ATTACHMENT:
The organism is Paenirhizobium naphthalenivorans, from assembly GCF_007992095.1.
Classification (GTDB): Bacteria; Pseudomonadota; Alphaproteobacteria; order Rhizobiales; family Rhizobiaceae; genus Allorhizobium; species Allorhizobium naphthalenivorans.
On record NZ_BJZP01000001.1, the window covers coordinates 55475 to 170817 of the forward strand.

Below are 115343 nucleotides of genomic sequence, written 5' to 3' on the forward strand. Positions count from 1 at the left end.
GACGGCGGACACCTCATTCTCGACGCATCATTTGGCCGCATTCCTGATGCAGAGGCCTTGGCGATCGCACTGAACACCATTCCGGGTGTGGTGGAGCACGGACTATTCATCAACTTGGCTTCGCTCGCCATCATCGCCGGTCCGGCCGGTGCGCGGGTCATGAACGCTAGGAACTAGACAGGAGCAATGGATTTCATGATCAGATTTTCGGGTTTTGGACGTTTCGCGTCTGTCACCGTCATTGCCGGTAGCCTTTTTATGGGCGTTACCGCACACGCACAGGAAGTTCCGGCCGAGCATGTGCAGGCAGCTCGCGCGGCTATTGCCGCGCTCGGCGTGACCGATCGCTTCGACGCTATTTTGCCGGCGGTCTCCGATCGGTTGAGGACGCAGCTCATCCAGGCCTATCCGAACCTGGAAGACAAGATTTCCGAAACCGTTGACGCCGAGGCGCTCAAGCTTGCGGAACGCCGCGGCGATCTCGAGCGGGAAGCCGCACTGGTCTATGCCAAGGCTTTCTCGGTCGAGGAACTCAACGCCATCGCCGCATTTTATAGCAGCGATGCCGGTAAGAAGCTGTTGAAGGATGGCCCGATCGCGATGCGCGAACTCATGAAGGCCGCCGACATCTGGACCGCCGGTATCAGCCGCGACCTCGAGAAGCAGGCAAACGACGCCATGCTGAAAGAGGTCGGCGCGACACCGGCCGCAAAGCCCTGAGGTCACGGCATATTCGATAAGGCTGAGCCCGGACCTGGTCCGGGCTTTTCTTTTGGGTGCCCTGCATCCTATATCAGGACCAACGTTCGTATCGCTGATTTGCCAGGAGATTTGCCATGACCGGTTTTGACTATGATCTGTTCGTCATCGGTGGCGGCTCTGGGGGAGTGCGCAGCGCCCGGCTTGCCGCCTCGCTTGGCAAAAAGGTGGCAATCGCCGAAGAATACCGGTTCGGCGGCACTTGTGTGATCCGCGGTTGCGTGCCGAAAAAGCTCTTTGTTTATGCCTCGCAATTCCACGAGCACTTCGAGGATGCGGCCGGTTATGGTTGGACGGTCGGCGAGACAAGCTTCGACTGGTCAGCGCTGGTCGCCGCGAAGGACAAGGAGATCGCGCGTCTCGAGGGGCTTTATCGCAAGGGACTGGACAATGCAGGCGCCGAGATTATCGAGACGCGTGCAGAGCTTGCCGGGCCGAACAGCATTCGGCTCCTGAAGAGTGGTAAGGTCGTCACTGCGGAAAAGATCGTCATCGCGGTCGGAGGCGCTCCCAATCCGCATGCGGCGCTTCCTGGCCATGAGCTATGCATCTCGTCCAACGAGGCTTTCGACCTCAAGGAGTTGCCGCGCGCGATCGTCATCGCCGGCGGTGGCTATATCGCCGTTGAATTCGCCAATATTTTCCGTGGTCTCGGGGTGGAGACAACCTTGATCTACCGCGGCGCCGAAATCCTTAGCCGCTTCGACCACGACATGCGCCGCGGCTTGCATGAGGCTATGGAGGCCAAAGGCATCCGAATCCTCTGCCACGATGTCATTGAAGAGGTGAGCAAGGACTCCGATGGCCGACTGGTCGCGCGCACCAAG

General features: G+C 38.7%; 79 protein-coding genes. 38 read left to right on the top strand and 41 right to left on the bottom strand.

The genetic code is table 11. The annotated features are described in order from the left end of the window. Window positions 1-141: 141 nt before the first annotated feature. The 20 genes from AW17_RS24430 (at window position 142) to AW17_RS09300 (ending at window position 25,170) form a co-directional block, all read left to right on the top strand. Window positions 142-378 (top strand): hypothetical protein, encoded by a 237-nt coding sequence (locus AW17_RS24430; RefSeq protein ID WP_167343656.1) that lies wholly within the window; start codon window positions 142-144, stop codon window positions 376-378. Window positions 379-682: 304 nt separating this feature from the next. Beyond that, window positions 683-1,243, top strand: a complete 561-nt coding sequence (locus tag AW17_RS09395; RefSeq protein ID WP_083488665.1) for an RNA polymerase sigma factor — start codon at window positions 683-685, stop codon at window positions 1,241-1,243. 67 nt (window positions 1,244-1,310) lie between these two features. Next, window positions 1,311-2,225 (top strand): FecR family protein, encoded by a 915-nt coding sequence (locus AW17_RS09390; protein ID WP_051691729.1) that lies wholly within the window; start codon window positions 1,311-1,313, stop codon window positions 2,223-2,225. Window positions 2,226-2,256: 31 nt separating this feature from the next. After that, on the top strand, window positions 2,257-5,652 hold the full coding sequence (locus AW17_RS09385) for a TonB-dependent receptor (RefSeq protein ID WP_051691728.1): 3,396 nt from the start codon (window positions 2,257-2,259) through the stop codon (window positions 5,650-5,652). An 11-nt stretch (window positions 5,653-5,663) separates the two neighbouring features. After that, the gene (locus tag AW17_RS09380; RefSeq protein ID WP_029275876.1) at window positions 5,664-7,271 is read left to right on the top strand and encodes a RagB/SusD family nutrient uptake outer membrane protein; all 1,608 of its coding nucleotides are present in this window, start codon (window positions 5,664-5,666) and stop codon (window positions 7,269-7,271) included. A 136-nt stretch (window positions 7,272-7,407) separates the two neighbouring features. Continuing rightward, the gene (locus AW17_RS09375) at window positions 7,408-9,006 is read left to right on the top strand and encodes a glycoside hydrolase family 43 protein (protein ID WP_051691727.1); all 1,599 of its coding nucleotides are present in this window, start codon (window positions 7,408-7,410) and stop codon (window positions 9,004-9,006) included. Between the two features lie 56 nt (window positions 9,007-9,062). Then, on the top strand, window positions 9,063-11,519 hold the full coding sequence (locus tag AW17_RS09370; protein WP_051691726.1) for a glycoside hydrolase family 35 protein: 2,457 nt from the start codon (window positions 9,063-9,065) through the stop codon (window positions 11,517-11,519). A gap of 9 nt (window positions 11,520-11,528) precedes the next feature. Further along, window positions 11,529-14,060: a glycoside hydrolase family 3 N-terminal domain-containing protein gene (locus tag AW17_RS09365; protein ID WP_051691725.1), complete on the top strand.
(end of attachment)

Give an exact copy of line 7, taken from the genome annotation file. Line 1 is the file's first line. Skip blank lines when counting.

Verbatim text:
The genetic code is table 11. The annotated features are described in order from the left end of the window. Window positions 1-141: 141 nt before the first annotated feature. The 20 genes from AW17_RS24430 (at window position 142) to AW17_RS09300 (ending at window position 25,170) form a co-directional block, all read left to right on the top strand. Window positions 142-378 (top strand): hypothetical protein, encoded by a 237-nt coding sequence (locus AW17_RS24430; RefSeq protein ID WP_167343656.1) that lies wholly within the window; start codon window positions 142-144, stop codon window positions 376-378. Window positions 379-682: 304 nt separating this feature from the next. Beyond that, window positions 683-1,243, top strand: a complete 561-nt coding sequence (locus tag AW17_RS09395; RefSeq protein ID WP_083488665.1) for an RNA polymerase sigma factor — start codon at window positions 683-685, stop codon at window positions 1,241-1,243. 67 nt (window positions 1,244-1,310) lie between these two features. Next, window positions 1,311-2,225 (top strand): FecR family protein, encoded by a 915-nt coding sequence (locus AW17_RS09390; protein ID WP_051691729.1) that lies wholly within the window; start codon window positions 1,311-1,313, stop codon window positions 2,223-2,225. Window positions 2,226-2,256: 31 nt separating this feature from the next. After that, on the top strand, window positions 2,257-5,652 hold the full coding sequence (locus AW17_RS09385) for a TonB-dependent receptor (RefSeq protein ID WP_051691728.1): 3,396 nt from the start codon (window positions 2,257-2,259) through the stop codon (window positions 5,650-5,652). An 11-nt stretch (window positions 5,653-5,663) separates the two neighbouring features. After that, the gene (locus tag AW17_RS09380; RefSeq protein ID WP_029275876.1) at window positions 5,664-7,271 is read left to right on the top strand and encodes a RagB/SusD family nutrient uptake outer membrane protein; all 1,608 of its coding nucleotides are present in this window, start codon (window positions 5,664-5,666) and stop codon (window positions 7,269-7,271) included. A 136-nt stretch (window positions 7,272-7,407) separates the two neighbouring features. Continuing rightward, the gene (locus AW17_RS09375) at window positions 7,408-9,006 is read left to right on the top strand and encodes a glycoside hydrolase family 43 protein (protein ID WP_051691727.1); all 1,599 of its coding nucleotides are present in this window, start codon (window positions 7,408-7,410) and stop codon (window positions 9,004-9,006) included. Between the two features lie 56 nt (window positions 9,007-9,062). Then, on the top strand, window positions 9,063-11,519 hold the full coding sequence (locus tag AW17_RS09370; protein WP_051691726.1) for a glycoside hydrolase family 35 protein: 2,457 nt from the start codon (window positions 9,063-9,065) through the stop codon (window positions 11,517-11,519). A gap of 9 nt (window positions 11,520-11,528) precedes the next feature. Further along, window positions 11,529-14,060: a glycoside hydrolase family 3 N-terminal domain-containing protein gene (locus tag AW17_RS09365; protein ID WP_051691725.1), complete on the top strand.